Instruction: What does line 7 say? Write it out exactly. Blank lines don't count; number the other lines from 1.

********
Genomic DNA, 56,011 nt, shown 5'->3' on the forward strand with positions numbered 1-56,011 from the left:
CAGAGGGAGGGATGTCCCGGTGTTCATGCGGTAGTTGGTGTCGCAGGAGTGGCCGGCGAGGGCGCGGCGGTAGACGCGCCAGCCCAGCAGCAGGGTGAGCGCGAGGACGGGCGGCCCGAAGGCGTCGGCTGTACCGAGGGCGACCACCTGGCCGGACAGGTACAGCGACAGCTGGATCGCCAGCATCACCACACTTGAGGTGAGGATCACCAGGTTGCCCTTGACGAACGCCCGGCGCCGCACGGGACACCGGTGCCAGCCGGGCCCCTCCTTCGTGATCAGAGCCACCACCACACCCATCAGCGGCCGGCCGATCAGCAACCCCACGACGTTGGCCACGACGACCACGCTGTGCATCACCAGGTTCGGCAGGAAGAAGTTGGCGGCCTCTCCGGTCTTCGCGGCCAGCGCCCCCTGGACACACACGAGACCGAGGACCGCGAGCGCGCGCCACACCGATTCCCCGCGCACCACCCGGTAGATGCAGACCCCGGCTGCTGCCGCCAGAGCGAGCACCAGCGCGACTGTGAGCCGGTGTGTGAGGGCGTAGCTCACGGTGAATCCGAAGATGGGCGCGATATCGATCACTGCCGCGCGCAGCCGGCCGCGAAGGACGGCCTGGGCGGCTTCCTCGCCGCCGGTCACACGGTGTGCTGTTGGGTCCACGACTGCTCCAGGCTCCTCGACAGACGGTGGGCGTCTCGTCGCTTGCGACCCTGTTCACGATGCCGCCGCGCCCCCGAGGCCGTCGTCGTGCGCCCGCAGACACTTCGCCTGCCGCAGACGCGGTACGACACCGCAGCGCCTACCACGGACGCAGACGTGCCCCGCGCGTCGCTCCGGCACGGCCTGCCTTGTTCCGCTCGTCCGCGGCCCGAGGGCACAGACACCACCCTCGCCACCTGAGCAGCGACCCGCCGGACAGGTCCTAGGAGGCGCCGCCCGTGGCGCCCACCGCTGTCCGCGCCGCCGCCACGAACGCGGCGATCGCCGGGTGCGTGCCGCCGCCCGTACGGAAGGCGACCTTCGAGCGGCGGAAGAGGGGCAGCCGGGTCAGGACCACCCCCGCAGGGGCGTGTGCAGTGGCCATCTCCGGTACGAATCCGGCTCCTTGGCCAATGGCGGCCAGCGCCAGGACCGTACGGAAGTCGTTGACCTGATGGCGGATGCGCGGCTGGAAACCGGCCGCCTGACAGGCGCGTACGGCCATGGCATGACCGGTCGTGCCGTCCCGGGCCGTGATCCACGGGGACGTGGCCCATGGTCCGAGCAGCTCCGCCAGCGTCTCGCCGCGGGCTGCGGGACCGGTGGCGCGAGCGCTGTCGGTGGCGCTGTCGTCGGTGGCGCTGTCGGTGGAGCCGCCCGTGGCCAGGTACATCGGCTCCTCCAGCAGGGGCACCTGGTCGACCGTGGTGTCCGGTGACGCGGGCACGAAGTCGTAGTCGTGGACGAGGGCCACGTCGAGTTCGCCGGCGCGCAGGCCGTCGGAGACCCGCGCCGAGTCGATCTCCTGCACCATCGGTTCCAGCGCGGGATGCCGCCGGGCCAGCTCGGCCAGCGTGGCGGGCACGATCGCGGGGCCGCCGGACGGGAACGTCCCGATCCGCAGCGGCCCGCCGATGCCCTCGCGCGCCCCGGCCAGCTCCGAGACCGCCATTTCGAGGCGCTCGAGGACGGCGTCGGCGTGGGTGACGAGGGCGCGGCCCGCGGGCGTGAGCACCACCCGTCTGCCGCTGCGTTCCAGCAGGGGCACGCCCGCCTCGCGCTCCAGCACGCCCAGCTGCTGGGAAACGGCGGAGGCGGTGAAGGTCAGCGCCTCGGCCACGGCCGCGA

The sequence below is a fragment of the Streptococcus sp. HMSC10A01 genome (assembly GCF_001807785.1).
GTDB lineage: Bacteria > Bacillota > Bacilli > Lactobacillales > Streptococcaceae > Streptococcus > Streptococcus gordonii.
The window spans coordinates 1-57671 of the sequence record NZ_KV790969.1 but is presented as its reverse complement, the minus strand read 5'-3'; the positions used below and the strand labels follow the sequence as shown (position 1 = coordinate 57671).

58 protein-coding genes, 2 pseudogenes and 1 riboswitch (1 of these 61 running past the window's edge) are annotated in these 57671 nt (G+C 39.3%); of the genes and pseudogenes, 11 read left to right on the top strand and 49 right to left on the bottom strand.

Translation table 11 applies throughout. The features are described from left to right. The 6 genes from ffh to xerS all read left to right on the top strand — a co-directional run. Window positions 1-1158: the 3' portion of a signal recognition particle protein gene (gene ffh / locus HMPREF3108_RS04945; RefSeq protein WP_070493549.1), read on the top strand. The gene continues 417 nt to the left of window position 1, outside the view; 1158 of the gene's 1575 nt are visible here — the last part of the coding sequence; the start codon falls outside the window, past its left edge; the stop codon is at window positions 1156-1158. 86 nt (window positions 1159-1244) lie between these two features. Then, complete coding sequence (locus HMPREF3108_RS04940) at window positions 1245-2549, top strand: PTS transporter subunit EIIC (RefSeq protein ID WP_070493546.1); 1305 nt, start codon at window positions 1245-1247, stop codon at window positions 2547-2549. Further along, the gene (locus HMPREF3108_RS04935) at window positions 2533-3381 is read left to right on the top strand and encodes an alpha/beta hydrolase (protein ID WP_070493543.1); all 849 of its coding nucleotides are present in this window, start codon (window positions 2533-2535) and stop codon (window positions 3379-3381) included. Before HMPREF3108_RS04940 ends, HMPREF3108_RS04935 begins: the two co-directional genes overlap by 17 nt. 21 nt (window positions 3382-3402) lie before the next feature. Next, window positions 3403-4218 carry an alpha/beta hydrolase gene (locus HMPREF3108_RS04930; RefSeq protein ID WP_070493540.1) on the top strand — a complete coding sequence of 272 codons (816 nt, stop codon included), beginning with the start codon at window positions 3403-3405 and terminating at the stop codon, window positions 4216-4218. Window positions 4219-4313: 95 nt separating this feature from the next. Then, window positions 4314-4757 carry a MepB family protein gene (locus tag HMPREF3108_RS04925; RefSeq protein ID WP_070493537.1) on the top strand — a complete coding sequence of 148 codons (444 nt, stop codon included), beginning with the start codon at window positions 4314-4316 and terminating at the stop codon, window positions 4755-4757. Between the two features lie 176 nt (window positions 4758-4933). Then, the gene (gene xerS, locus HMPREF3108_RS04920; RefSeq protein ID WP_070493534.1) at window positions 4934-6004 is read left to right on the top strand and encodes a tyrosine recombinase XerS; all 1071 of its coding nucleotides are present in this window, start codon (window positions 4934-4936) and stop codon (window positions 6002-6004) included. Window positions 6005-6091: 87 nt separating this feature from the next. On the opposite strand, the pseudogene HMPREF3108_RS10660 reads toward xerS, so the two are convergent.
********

Translation table 11 applies throughout. The features are described from left to right. The 6 genes from ffh to xerS all read left to right on the top strand — a co-directional run. Window positions 1-1158: the 3' portion of a signal recognition particle protein gene (gene ffh / locus HMPREF3108_RS04945; RefSeq protein WP_070493549.1), read on the top strand. The gene continues 417 nt to the left of window position 1, outside the view; 1158 of the gene's 1575 nt are visible here — the last part of the coding sequence; the start codon falls outside the window, past its left edge; the stop codon is at window positions 1156-1158. 86 nt (window positions 1159-1244) lie between these two features. Then, complete coding sequence (locus HMPREF3108_RS04940) at window positions 1245-2549, top strand: PTS transporter subunit EIIC (RefSeq protein ID WP_070493546.1); 1305 nt, start codon at window positions 1245-1247, stop codon at window positions 2547-2549. Further along, the gene (locus HMPREF3108_RS04935) at window positions 2533-3381 is read left to right on the top strand and encodes an alpha/beta hydrolase (protein ID WP_070493543.1); all 849 of its coding nucleotides are present in this window, start codon (window positions 2533-2535) and stop codon (window positions 3379-3381) included. Before HMPREF3108_RS04940 ends, HMPREF3108_RS04935 begins: the two co-directional genes overlap by 17 nt. 21 nt (window positions 3382-3402) lie before the next feature. Next, window positions 3403-4218 carry an alpha/beta hydrolase gene (locus HMPREF3108_RS04930; RefSeq protein ID WP_070493540.1) on the top strand — a complete coding sequence of 272 codons (816 nt, stop codon included), beginning with the start codon at window positions 3403-3405 and terminating at the stop codon, window positions 4216-4218. Window positions 4219-4313: 95 nt separating this feature from the next. Then, window positions 4314-4757 carry a MepB family protein gene (locus tag HMPREF3108_RS04925; RefSeq protein ID WP_070493537.1) on the top strand — a complete coding sequence of 148 codons (444 nt, stop codon included), beginning with the start codon at window positions 4314-4316 and terminating at the stop codon, window positions 4755-4757. Between the two features lie 176 nt (window positions 4758-4933). Then, the gene (gene xerS, locus HMPREF3108_RS04920; RefSeq protein ID WP_070493534.1) at window positions 4934-6004 is read left to right on the top strand and encodes a tyrosine recombinase XerS; all 1071 of its coding nucleotides are present in this window, start codon (window positions 4934-4936) and stop codon (window positions 6002-6004) included. Window positions 6005-6091: 87 nt separating this feature from the next. On the opposite strand, the pseudogene HMPREF3108_RS10660 reads toward xerS, so the two are convergent.